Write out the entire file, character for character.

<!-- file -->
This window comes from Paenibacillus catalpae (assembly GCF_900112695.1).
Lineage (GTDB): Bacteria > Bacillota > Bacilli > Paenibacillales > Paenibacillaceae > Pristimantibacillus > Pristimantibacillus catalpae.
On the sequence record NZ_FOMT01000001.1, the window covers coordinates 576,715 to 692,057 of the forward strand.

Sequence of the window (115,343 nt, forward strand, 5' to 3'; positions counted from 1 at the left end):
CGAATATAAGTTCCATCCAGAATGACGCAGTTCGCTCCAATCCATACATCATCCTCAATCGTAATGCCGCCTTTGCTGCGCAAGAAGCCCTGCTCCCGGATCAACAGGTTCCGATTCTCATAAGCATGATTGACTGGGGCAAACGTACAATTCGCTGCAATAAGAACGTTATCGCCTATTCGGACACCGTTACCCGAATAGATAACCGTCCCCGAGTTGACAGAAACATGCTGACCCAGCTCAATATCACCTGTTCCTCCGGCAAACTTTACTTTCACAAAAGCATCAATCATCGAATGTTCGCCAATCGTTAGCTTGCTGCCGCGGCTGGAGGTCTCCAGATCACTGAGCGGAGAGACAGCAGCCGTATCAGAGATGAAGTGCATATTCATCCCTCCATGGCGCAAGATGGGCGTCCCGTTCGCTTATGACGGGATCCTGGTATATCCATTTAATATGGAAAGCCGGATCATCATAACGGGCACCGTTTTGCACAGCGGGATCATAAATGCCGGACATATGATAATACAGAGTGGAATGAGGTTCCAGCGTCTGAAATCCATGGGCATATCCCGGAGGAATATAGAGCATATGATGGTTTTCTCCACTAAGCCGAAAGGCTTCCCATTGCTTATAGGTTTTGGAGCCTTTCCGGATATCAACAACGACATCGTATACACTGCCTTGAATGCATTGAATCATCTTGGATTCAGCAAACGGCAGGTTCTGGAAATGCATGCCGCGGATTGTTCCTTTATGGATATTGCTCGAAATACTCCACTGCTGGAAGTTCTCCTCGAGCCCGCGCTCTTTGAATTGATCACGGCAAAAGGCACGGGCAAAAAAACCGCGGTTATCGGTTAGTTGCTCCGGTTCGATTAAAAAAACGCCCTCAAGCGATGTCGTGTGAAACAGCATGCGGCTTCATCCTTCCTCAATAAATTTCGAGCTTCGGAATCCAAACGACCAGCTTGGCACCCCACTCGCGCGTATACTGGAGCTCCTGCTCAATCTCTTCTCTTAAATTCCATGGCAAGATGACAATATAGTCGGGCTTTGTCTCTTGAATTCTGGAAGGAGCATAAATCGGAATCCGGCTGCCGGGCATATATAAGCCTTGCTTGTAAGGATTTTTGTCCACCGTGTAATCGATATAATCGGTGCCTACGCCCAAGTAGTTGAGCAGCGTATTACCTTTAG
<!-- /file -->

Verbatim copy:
This window comes from Paenibacillus catalpae (assembly GCF_900112695.1).
Lineage (GTDB): Bacteria > Bacillota > Bacilli > Paenibacillales > Paenibacillaceae > Pristimantibacillus > Pristimantibacillus catalpae.
On the sequence record NZ_FOMT01000001.1, the window covers coordinates 576,715 to 692,057 of the forward strand.

Sequence of the window (115,343 nt, forward strand, 5' to 3'; positions counted from 1 at the left end):
CGAATATAAGTTCCATCCAGAATGACGCAGTTCGCTCCAATCCATACATCATCCTCAATCGTAATGCCGCCTTTGCTGCGCAAGAAGCCCTGCTCCCGGATCAACAGGTTCCGATTCTCATAAGCATGATTGACTGGGGCAAACGTACAATTCGCTGCAATAAGAACGTTATCGCCTATTCGGACACCGTTACCCGAATAGATAACCGTCCCCGAGTTGACAGAAACATGCTGACCCAGCTCAATATCACCTGTTCCTCCGGCAAACTTTACTTTCACAAAAGCATCAATCATCGAATGTTCGCCAATCGTTAGCTTGCTGCCGCGGCTGGAGGTCTCCAGATCACTGAGCGGAGAGACAGCAGCCGTATCAGAGATGAAGTGCATATTCATCCCTCCATGGCGCAAGATGGGCGTCCCGTTCGCTTATGACGGGATCCTGGTATATCCATTTAATATGGAAAGCCGGATCATCATAACGGGCACCGTTTTGCACAGCGGGATCATAAATGCCGGACATATGATAATACAGAGTGGAATGAGGTTCCAGCGTCTGAAATCCATGGGCATATCCCGGAGGAATATAGAGCATATGATGGTTTTCTCCACTAAGCCGAAAGGCTTCCCATTGCTTATAGGTTTTGGAGCCTTTCCGGATATCAACAACGACATCGTATACACTGCCTTGAATGCATTGAATCATCTTGGATTCAGCAAACGGCAGGTTCTGGAAATGCATGCCGCGGATTGTTCCTTTATGGATATTGCTCGAAATACTCCACTGCTGGAAGTTCTCCTCGAGCCCGCGCTCTTTGAATTGATCACGGCAAAAGGCACGGGCAAAAAAACCGCGGTTATCGGTTAGTTGCTCCGGTTCGATTAAAAAAACGCCCTCAAGCGATGTCGTGTGAAACAGCATGCGGCTTCATCCTTCCTCAATAAATTTCGAGCTTCGGAATCCAAACGACCAGCTTGGCACCCCACTCGCGCGTATACTGGAGCTCCTGCTCAATCTCTTCTCTTAAATTCCATGGCAAGATGACAATATAGTCGGGCTTTGTCTCTTGAATTCTGGAAGGAGCATAAATCGGAATCCGGCTGCCGGGCATATATAAGCCTTGCTTGTAAGGATTTTTGTCCACCGTGTAATCGATATAATCGGTGCCTACGCCCAAGTAGTTGAGCAGCGTATTACCTTTAG